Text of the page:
Tag Archive for Class of 2010

Hsu ’10 Honored by American Physical Society

The Department of Physics hosted a reception Oct. 8 in the Walter Cady Lounge to honor Wade Hsu ’10 (pictured at left), who received the LeRoy Apker Award from the American Physical Society. Hsu was the only student from a Ph.D-granting institution in the country to receive the award. (Photos by Brian Stewart)

The American Physical Society awarded Chia Wei “Wade” Hsu ’10 with its prestigious LeRoy Apker Award for his achievements while at Wesleyan.

The American Physical Society awards the Apker Award to only one student from a Ph.D-granting institution each year. Reinhold Blümel, the Charlotte Agusta Ayres Professor of Physics, calls it a “mini-Nobel Prize.”

The award provides encouragement to young physicists who have demonstrated great potential for future scientific accomplishment.

“This means that Wade out-competed students from MIT, Stanford, Harvard, Princeton and CalTech,” says Wade’s former advisor Francis Starr, associate professor of physics. “He’s the best of the best.”

On Oct. 8, the Physics Department hosted a reception in his honor.

“The celebration that people in physics department threw for me was a total surprise. I did not expect an event with such a scale, with so many professors, grads, undergrads and cheese and wine,” he says. “I felt like crying that so many people came, and that they seemed to be even happier than me. It was great. And certainly I had never felted as honored as on that day.”

The Apker award came with a $5,000 award,

Freeman Scholars Join Wesleyan from 11 Countries

The Wesleyan Freeman Asian Scholars Program enables qualified young men and women from each of 11 countries or regions – The People’s Republic of China, Hong Kong, Indonesia, Japan, Malaysia, the Philippines, Singapore, South Korea, Taiwan, Thailand and Vietnam to come to Wesleyan on full tuition scholarships.

This program is made possible by Wesleyan University and the Freeman Foundation, which aims to improve understanding and to strengthen ties between the United States and the countries of the Pacific Rim. Entry into the Wesleyan Freeman Asian Scholars Program is highly competitive: only one student will be selected annually from each country.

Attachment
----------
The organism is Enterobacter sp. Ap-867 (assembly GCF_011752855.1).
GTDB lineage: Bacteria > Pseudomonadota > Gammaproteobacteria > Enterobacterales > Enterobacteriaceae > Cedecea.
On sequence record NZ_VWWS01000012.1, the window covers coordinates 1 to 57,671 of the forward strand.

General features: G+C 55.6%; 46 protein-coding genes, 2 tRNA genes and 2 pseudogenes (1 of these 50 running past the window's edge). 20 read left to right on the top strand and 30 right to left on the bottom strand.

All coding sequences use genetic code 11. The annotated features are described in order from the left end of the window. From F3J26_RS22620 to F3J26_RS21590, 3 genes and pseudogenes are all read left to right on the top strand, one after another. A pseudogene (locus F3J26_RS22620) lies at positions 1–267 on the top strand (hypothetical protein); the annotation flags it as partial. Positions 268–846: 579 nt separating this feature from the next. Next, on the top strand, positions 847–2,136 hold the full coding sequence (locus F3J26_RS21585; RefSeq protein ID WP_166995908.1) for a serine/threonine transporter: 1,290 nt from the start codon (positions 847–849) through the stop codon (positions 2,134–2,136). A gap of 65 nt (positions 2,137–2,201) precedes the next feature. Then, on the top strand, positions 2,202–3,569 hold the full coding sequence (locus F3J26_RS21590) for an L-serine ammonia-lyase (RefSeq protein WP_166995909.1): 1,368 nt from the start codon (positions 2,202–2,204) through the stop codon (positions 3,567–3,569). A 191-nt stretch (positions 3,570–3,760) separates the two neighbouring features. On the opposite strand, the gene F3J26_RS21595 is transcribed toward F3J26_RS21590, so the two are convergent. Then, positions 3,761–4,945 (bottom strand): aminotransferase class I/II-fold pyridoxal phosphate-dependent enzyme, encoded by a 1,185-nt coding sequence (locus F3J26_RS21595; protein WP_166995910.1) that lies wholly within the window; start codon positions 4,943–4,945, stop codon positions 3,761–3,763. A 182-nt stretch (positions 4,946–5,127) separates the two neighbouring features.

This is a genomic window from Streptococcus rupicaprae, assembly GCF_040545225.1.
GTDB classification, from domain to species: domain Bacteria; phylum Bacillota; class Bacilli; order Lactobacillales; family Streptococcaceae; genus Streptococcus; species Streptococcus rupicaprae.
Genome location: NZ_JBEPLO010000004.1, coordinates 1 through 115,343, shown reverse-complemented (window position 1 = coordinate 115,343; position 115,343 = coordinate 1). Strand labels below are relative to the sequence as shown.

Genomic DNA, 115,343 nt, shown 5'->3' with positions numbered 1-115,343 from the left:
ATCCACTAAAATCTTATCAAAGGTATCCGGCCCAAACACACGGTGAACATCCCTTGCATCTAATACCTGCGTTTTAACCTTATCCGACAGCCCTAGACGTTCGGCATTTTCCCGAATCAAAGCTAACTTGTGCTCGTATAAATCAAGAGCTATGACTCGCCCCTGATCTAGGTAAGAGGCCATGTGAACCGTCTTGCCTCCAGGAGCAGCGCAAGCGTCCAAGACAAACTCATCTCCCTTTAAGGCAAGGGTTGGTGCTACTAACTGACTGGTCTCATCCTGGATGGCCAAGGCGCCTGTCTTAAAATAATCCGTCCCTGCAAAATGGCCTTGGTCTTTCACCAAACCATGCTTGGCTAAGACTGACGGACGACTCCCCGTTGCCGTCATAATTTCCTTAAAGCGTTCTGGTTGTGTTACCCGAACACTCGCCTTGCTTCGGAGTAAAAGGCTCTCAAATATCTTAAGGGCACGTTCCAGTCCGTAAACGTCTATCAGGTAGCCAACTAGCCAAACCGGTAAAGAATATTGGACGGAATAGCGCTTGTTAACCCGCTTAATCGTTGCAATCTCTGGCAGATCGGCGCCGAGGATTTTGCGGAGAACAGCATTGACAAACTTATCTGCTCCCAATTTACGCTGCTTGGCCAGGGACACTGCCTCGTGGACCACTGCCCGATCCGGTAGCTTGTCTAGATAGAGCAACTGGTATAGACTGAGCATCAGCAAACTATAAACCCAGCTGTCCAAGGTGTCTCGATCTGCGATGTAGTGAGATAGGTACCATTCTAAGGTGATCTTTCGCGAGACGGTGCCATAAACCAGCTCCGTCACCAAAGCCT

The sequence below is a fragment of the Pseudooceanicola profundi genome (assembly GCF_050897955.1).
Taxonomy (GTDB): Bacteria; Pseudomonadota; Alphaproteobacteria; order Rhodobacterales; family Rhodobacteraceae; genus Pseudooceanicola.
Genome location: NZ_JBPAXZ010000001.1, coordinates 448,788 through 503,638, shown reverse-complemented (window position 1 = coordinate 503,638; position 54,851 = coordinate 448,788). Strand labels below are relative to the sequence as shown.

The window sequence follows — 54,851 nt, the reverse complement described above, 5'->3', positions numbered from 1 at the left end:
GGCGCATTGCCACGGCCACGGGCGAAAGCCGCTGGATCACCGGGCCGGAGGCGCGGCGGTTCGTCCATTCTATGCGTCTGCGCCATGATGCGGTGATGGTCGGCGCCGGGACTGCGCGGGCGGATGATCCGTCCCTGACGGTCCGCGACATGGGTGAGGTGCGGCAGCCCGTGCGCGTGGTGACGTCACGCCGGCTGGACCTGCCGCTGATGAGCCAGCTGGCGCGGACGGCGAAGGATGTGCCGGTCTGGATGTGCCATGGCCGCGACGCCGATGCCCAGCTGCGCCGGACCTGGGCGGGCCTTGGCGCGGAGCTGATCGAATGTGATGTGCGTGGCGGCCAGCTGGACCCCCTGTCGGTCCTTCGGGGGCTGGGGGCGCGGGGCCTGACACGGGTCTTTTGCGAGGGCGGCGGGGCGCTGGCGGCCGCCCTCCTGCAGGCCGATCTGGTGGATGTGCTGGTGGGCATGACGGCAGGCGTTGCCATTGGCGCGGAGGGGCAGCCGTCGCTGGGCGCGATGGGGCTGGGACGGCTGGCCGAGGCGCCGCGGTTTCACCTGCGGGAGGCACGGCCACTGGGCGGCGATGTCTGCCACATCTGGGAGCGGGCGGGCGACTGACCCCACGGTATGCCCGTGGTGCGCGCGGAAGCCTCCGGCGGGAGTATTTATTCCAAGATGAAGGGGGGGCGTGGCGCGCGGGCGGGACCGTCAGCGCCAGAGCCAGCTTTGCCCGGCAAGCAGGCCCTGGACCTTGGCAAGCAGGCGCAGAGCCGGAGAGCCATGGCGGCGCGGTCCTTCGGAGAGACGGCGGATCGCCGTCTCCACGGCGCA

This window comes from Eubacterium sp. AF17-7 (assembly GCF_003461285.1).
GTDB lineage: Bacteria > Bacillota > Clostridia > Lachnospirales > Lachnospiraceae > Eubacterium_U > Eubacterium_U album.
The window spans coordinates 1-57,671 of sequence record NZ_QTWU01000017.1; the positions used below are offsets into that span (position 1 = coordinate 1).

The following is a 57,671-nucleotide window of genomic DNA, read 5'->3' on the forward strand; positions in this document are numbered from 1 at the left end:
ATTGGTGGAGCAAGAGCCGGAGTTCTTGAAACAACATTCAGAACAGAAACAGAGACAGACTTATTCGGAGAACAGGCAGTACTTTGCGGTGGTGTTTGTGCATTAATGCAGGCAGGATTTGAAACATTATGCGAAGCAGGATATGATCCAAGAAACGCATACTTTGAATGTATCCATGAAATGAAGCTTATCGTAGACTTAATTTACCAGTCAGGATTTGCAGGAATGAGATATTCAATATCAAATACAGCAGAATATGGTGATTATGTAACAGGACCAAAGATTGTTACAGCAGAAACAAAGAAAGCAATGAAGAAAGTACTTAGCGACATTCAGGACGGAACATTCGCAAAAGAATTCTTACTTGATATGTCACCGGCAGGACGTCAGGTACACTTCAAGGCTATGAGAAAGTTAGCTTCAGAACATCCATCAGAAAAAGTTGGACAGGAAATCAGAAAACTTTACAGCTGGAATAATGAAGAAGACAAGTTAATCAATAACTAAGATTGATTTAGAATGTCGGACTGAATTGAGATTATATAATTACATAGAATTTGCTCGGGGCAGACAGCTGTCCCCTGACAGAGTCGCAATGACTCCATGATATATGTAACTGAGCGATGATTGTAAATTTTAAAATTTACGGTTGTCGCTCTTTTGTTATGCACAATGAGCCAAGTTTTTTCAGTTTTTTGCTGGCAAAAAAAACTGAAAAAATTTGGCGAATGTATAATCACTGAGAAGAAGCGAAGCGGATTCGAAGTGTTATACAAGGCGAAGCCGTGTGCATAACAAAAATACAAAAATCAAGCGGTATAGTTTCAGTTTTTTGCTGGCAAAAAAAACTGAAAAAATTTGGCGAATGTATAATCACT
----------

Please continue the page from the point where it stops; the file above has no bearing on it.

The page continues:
Below are photos of the 2010-11 Freeman Scholars at Wesleyan on Oct. 8. This is the 16th class of scholars. (Photos by Bill Burkhart)

The Class of 2011.

Givner ’10 to Experience Chinese Culture First Hand

Matthew Givner ’10

On Sept. 1, Matthew Givner ’10 became one of 19 Princeton-in-Asia fellows from around the world who is teaching English in a Chinese province.

Givner moved to Dalain, a city of 6.5 million people located 288 miles east of Beijing.  There, he is teaching English, writing, reading and speaking to students at Dalian University of Technology with three other fellows. He teaches 14 class hours per week.

Givner learned of the program through a family friend and Wesleyan’s Career Resource Center. He attended two information sessions on the program at the Career Resource Center and decided to apply.  

Honors Thesis by Tolman ’10 Published in Schizophrenia Bulletin

Arielle Tolman ’10 presents her honors thesis to Wesleyan President Michael Roth. Her findings were recently accepted for publication in Schizophrenia Bulletin.

Quality-of-life for patients with Schizophrenia has been recognized as a crucial domain of outcome in schizophrenia treatment, and yet its determinants are not well understood.

Arielle Tolman ’10, who studied “Neurocognitive Predictors of Objective and Subjective Quality-of-Life in Individuals with Schizophrenia: A Meta-Analytic Investigation” as her senior honors thesis, will have the opportunity to share her research with other scientists interested in schizophrenia. This month, the editors of  Schizophrenia Bulletin accepted Tolman’s paper for publication in an upcoming edition.